Monday, May 23, 2011

Well Done The Sunday Game, the Most Important Program in Ireland

Des Cahill’s Sunday Game goes from strength to strength. Cahill’s tenure in the most important job in Irish television got off to a wonderful start last year when his effortlessly amiable manner put GAA men at ease, as opposed to the Defcon 1 necessary for a chat with Cahill’s immediate predecessor, Pat Spillane.

The standard of analysis on The Sunday Game is so much better than it was too. Rather than ape what’s emerging as the RTÉ Sport house style of forming panels along the Contrarian/Someone with a clue model, Cahill allows his panelists to share what they know from lifetimes in the game. Not all the panelists are great of course, but still. It’s a start.

Last night Cahill rose to another challenge, and he deserves credit for it. Sligo v Leitrim was never likely to be a feature game when Kerry, Cork and Kildare are all playing. The fact that people expect their TV sports presented in a certain way makes it hard on Irish broadcasters too, because the GAA, to its glory, is not a professional sport.

It exists in a different sort of reality and the Irish media hasn’t really come to grips with finding the correct voice for that, a voice that finds the balance between the journalist’s duty to report facts, and common decency’s duty not to hammer a guy who did his best and has to go to work in the morning. It’s very hard to strike a balance between the marquee needs of television and the pride of village needs of the ordinary GAA person.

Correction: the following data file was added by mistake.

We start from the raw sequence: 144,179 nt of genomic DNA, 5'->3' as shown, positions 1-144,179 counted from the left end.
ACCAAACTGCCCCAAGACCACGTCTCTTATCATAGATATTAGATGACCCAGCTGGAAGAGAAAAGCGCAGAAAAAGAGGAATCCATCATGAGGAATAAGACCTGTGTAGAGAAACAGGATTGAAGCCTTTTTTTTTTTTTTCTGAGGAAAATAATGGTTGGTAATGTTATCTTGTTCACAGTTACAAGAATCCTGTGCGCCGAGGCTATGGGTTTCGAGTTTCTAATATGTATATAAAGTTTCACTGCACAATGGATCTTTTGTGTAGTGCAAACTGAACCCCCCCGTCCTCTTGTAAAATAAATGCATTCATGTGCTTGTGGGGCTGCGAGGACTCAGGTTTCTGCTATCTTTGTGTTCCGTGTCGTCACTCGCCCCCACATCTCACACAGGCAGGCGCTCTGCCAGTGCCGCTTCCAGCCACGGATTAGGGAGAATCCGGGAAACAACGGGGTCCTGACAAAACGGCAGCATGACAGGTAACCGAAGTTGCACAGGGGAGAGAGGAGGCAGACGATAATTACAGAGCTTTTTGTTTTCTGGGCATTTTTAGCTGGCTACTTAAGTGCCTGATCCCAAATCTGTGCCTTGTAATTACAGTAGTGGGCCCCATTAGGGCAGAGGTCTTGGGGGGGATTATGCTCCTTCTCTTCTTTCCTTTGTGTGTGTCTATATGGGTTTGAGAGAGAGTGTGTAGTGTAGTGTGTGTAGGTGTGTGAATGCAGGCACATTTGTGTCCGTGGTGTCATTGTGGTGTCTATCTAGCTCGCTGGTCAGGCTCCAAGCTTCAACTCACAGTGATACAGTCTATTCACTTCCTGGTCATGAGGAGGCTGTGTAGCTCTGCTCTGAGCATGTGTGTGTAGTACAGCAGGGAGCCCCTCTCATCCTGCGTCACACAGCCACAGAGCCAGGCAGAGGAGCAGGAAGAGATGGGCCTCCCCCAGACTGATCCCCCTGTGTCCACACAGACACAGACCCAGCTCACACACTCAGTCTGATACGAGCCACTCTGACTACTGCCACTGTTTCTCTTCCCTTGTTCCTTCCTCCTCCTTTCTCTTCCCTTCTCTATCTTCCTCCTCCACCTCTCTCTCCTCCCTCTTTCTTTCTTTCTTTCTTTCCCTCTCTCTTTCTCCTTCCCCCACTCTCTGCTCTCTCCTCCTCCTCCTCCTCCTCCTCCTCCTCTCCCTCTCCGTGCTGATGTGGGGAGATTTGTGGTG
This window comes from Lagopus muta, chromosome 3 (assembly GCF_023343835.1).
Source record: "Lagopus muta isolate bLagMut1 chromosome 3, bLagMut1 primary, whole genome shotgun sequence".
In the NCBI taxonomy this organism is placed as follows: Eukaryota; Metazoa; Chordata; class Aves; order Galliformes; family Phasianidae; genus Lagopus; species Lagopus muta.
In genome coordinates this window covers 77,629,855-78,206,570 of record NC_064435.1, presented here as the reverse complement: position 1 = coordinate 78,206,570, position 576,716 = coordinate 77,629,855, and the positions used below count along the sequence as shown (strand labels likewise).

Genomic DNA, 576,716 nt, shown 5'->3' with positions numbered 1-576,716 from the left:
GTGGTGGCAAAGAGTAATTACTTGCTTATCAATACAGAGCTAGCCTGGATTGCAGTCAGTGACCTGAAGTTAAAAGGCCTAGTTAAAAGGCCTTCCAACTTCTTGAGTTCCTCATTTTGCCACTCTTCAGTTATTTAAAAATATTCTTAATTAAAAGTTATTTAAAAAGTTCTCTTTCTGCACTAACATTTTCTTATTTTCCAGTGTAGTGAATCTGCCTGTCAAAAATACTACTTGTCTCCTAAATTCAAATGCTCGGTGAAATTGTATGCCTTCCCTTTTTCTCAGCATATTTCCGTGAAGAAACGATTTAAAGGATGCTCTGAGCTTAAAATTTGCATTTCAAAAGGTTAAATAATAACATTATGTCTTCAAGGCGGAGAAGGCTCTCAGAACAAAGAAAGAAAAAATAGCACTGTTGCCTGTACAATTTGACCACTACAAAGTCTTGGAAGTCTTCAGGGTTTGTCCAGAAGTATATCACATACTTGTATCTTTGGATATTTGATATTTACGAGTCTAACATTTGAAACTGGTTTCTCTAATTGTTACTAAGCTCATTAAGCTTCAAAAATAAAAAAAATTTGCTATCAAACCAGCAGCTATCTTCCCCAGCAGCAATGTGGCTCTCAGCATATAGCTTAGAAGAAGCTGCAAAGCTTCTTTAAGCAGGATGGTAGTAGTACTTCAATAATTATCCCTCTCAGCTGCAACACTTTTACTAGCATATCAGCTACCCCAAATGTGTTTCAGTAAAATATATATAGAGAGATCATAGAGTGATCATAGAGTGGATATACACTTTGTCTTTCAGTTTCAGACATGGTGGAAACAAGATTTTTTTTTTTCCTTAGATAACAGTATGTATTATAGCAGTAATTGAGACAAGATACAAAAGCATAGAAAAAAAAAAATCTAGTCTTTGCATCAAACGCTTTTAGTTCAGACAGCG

But last night The Sunday Game came up trumps. They can’t have been expecting the story of the day to happen in Markiewicz Park on Sunday morning but it did and The Sunday Game were able to change their schedules to accommodate it.

Again, it doesn’t seem like much, featuring Leitrim’s triumphant win over Sligo first in the show rather than down the order, but it was something that was beyond the Sunday Game’s newsroom colleagues at six and at nine o’clock.

Is this because RTÉ have upped their game in the light of Newstalk’s challenge on the radio? It’s possible, but it doesn’t matter. All that does matter is that there is a rising standard in the way the games are covered. Each can make the other better by forcing excellence, instead of settling for the mediocrity that comes from monopoly.

Your correspondent was contacted on Twitter during the weekend over some robust criticism of a GAA piece on The Journal on Friday night, since taken down. My friend told me, in not so many words, that we have all sinned and fallen short of the glory of God and, as such, perhaps I shouldn’t have gone so medieval in my remarks.

And I take that on board. Few things are as hateful as bullies. But it’s also important to have standards and if we don’t excoriate the mediocre we can never identify the good. So hail, then, The Sunday Game, for not going through the motions and giving Leitrim their due.

GAA isn’t like other sports. There is nothing more local than the GAA and it’s from this local rivalry that the organisation derives its great strength. The GAA doesn’t exist in the same world of glamour as English soccer or European rugby. But for the people of Roscommon and Letrim in the joyous three weeks of anticipation ahead of them, it’s Heaven descended unto the Earth.

The GAA means nothing in the world of Eurovision or X-Factor or Glenda and Rosanna. It exists somewhere else; in shops where people get messages, marts where farmers look and don’t buy, bars that sell pints of special and locals keep money for funeral pints in jars. It’s outside church gates and chip shops and petrol stations and all the places where people meet to talk and ask well; how do you think they’ll do on Sunday? It’s a magical place, really. I think they call it “Ireland.”